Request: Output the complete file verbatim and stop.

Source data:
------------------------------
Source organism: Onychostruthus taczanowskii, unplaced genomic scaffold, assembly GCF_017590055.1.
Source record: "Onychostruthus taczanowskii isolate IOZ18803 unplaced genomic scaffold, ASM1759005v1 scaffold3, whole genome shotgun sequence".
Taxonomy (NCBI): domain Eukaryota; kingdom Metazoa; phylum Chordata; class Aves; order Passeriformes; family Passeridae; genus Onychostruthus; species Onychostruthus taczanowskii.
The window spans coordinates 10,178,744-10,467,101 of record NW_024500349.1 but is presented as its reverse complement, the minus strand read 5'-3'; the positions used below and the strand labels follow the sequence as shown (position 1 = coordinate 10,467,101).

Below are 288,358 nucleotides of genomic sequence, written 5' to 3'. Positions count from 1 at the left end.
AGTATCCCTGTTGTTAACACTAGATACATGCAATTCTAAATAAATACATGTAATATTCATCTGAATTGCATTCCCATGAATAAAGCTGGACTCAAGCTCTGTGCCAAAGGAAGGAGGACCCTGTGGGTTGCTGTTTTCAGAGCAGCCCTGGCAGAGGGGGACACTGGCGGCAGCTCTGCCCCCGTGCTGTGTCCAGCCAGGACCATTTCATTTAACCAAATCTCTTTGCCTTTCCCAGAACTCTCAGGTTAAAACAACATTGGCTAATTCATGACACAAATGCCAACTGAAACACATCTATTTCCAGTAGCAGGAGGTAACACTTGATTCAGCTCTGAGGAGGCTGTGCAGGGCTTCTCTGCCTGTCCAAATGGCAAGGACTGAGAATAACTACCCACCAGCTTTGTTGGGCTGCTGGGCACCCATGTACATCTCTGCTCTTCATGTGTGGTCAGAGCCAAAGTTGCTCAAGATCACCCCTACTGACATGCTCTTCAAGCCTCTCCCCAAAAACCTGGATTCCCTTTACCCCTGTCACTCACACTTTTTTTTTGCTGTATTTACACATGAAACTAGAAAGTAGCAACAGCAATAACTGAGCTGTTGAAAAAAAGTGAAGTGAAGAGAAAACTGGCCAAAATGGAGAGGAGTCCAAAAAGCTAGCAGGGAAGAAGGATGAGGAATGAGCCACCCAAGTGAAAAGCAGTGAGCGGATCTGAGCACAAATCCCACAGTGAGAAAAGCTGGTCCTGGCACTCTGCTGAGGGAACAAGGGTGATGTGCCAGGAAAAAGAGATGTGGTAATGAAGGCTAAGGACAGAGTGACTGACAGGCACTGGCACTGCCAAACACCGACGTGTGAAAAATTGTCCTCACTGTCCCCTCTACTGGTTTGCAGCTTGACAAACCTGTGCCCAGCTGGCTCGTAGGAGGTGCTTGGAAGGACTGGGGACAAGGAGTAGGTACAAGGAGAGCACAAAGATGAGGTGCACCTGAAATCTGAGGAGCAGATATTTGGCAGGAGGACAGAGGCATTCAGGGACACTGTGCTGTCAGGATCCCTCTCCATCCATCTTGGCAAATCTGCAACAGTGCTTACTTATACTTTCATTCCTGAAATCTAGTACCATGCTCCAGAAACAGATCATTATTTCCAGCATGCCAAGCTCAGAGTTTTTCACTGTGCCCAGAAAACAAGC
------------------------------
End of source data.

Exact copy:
Source organism: Onychostruthus taczanowskii, unplaced genomic scaffold, assembly GCF_017590055.1.
Source record: "Onychostruthus taczanowskii isolate IOZ18803 unplaced genomic scaffold, ASM1759005v1 scaffold3, whole genome shotgun sequence".
Taxonomy (NCBI): domain Eukaryota; kingdom Metazoa; phylum Chordata; class Aves; order Passeriformes; family Passeridae; genus Onychostruthus; species Onychostruthus taczanowskii.
The window spans coordinates 10,178,744-10,467,101 of record NW_024500349.1 but is presented as its reverse complement, the minus strand read 5'-3'; the positions used below and the strand labels follow the sequence as shown (position 1 = coordinate 10,467,101).

Below are 288,358 nucleotides of genomic sequence, written 5' to 3'. Positions count from 1 at the left end.
AGTATCCCTGTTGTTAACACTAGATACATGCAATTCTAAATAAATACATGTAATATTCATCTGAATTGCATTCCCATGAATAAAGCTGGACTCAAGCTCTGTGCCAAAGGAAGGAGGACCCTGTGGGTTGCTGTTTTCAGAGCAGCCCTGGCAGAGGGGGACACTGGCGGCAGCTCTGCCCCCGTGCTGTGTCCAGCCAGGACCATTTCATTTAACCAAATCTCTTTGCCTTTCCCAGAACTCTCAGGTTAAAACAACATTGGCTAATTCATGACACAAATGCCAACTGAAACACATCTATTTCCAGTAGCAGGAGGTAACACTTGATTCAGCTCTGAGGAGGCTGTGCAGGGCTTCTCTGCCTGTCCAAATGGCAAGGACTGAGAATAACTACCCACCAGCTTTGTTGGGCTGCTGGGCACCCATGTACATCTCTGCTCTTCATGTGTGGTCAGAGCCAAAGTTGCTCAAGATCACCCCTACTGACATGCTCTTCAAGCCTCTCCCCAAAAACCTGGATTCCCTTTACCCCTGTCACTCACACTTTTTTTTTGCTGTATTTACACATGAAACTAGAAAGTAGCAACAGCAATAACTGAGCTGTTGAAAAAAAGTGAAGTGAAGAGAAAACTGGCCAAAATGGAGAGGAGTCCAAAAAGCTAGCAGGGAAGAAGGATGAGGAATGAGCCACCCAAGTGAAAAGCAGTGAGCGGATCTGAGCACAAATCCCACAGTGAGAAAAGCTGGTCCTGGCACTCTGCTGAGGGAACAAGGGTGATGTGCCAGGAAAAAGAGATGTGGTAATGAAGGCTAAGGACAGAGTGACTGACAGGCACTGGCACTGCCAAACACCGACGTGTGAAAAATTGTCCTCACTGTCCCCTCTACTGGTTTGCAGCTTGACAAACCTGTGCCCAGCTGGCTCGTAGGAGGTGCTTGGAAGGACTGGGGACAAGGAGTAGGTACAAGGAGAGCACAAAGATGAGGTGCACCTGAAATCTGAGGAGCAGATATTTGGCAGGAGGACAGAGGCATTCAGGGACACTGTGCTGTCAGGATCCCTCTCCATCCATCTTGGCAAATCTGCAACAGTGCTTACTTATACTTTCATTCCTGAAATCTAGTACCATGCTCCAGAAACAGATCATTATTTCCAGCATGCCAAGCTCAGAGTTTTTCACTGTGCCCAGAAAACAAGC